Both districts have expedited the enrollment process.

"We knew they may not have any paperwork,'' said Damian Huttenhoff, an assistant superintendent in Broward County. "The goal was to get them into the schools without any red tape.''

At the request of Dade County, State Commissioner of Education Betty Castor reduced the state's school-day requirement by 30 minutes. District officials are confident, however, that they will be able to meet the 180-day school-year requirement.

Education Takes a Back Seat

As many as 175,000 people are estimated to be homeless in Dade County, many of them schoolchildren.

Among the homeless are an estimated 5,000 employees of the school district. School officials last week dedicated Reuben Dario Middle School as a home for displaced employees and their families.

Although several hundred have shown up for food, information, and other services, Mr. Fraind said last week that only one family was living there full time.

"We are finding there is a more urgent need for schools to serve as shelters rather than to function as schools,'' said Ron Sachs, the director of communications for the Florida Education Association/United, the state affiliate of the American Federation of Teachers.

Dade school officials have vowed that no person will be turned away from the schools before alternate shelter is available.

U.S. military troops are setting up tent cities for the homeless, but the process is slow.

"We've got to get Dade County back on its feet first,'' Mr. Fraind said. "That is why education had to take a back seat.''

But, he added, "there comes a point in time where we need normalcy.''

One development that could help restore normalcy, many people believe, is the opening of schools.

"It will be amazing how things will start falling into place once they get the schools open, and the children are in a protected environment, and their parents can do what needs to be done,'' said Martha C. Knight of the Charleston County schools, which were damaged when Hurricane Hugo hit the South Carolina coast three years ago.

"The kids want their routine,'' Ms. Knight added. "Here, they were ready to get back to the point where they no longer had to listen to chain saws and generators and worry about water and stepping on nails and where they go to the bathroom. Plus, it sort of says to the rest of the world that something is working, because we're back to school.''

Spreading the Word

School officials said one of the most difficult tasks they face is trying to communicate with parents who have been left homeless or without telephones, televisions, and newspaper and mail delivery.

Radio and television outlets are broadcasting school-related information, and The Miami Herald has been devoting several pages in each edition to listing sources of help and information.

District officials have held several news conferences at which they have provided information in English, Spanish, and Creole for the Haitian population.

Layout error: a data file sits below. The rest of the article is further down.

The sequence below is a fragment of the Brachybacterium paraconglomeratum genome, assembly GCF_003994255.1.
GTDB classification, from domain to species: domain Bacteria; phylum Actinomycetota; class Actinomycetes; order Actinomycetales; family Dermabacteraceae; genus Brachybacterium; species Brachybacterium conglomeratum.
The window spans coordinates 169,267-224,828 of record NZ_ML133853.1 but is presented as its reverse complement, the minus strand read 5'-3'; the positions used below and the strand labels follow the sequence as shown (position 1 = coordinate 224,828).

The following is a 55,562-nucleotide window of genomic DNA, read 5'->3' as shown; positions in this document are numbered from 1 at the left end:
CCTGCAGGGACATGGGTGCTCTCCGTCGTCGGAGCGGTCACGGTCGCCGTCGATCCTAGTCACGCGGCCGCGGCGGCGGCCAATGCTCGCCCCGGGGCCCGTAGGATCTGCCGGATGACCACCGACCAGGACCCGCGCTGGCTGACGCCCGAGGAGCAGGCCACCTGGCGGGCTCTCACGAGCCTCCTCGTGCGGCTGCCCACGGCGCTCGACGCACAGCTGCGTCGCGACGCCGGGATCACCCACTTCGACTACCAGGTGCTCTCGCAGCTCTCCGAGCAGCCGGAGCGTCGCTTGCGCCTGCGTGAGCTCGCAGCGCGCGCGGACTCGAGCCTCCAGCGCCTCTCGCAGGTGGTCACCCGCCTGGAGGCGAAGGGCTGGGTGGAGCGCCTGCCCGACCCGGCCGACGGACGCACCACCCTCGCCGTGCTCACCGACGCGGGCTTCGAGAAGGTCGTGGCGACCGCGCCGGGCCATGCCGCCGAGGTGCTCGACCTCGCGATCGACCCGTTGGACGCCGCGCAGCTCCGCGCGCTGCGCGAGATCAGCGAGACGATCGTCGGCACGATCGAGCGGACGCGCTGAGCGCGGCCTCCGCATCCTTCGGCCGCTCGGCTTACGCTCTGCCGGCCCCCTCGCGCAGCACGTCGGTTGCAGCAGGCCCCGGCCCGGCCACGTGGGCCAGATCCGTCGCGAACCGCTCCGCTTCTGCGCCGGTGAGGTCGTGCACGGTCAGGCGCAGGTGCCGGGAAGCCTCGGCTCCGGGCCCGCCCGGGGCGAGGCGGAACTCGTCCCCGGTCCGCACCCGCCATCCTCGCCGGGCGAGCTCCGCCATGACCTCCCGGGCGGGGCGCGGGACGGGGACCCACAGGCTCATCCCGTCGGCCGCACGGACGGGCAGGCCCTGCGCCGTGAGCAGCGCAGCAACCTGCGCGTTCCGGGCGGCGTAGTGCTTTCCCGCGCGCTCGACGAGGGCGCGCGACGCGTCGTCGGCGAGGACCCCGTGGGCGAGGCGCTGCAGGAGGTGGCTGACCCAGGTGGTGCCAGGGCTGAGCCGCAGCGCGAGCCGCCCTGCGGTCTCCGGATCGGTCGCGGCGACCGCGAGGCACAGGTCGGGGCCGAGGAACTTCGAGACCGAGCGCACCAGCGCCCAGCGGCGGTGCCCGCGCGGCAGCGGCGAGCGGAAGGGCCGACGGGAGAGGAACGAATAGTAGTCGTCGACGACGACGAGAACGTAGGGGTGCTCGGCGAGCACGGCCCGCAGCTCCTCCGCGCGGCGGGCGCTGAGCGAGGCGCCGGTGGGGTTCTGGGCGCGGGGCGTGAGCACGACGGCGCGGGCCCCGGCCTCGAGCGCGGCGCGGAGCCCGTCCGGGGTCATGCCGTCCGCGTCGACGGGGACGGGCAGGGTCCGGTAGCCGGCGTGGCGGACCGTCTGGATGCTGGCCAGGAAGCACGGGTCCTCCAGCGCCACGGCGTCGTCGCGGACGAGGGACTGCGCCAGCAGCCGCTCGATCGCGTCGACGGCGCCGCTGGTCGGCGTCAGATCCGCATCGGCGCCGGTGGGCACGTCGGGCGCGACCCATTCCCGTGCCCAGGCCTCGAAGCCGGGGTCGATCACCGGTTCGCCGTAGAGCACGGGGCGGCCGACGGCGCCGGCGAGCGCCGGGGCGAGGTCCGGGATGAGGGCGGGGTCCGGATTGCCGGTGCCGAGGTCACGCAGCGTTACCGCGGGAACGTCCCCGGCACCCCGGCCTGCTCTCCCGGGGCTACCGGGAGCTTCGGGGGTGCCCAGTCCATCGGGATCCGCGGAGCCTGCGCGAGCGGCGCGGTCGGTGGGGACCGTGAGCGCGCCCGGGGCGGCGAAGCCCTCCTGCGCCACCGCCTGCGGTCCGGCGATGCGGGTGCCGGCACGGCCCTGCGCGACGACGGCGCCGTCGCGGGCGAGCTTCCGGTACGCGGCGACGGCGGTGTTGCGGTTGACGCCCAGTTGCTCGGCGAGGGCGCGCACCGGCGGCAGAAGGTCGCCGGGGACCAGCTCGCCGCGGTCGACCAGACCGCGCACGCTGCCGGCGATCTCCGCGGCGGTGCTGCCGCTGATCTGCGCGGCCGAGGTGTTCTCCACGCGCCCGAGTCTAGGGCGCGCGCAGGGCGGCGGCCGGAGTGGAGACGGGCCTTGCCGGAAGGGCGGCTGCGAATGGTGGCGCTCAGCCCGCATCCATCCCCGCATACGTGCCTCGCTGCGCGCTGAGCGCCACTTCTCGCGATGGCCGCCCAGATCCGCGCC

Meanwhile, volunteers from across the state--and, in some cases, from elsewhere in the nation--have rushed to the schools' aid.

The Monroe County district has been preparing food, and one of its football teams, its coaches, and several administrators headed north last week to provide assistance.

The district is also searching for housing for Dade County teachers who end up working temporarily in the Monroe schools.

The Florida School Boards Association has been lining up rotating shifts of maintenance personnel to help out in Dade County.

In Jacksonville last week, a crew of 25 carpenters, glaziers, landscape specialists, and other personnel from the Duval County district planned to head south with bulldozers, chain saws, and other construction equipment.

So Much To Think About

The school boards association is also coordinating teachers and counselors to go into Dade County when schools open.

"There are so many of their employees who are homeless, we are going to have to put other teachers in there to help,'' said Wayne Blanton, the executive director of the association.

Sandra Fernandez, a Dade County teacher whose apartment was destroyed in the storm, said last week that she longed to return to the routine of work, but that she doubted she was ready.

"If I had to go to work, I don't think I would be in the right state of mind to deal with the children,'' said Ms. Fernandez, who is living with a friend. "Some of the students definitely will be from those [hardest-hit] areas, and you are going to have to talk about it for their benefit and for your own.''

Ms. Fernandez also said she expects class sizes to increase.

Given the magnitude of the destruction, some observers suggest that a Sept. 14 opening date may be optimistic.

"If they are able to open schools on the 14th, and get those kids fed and, to what extent necessary, clothed, and their health needs met and a textbook in their hands, I think that will be pretty close to a miracle,'' Ms. O'Connell of the state education department said. "They are very determined.''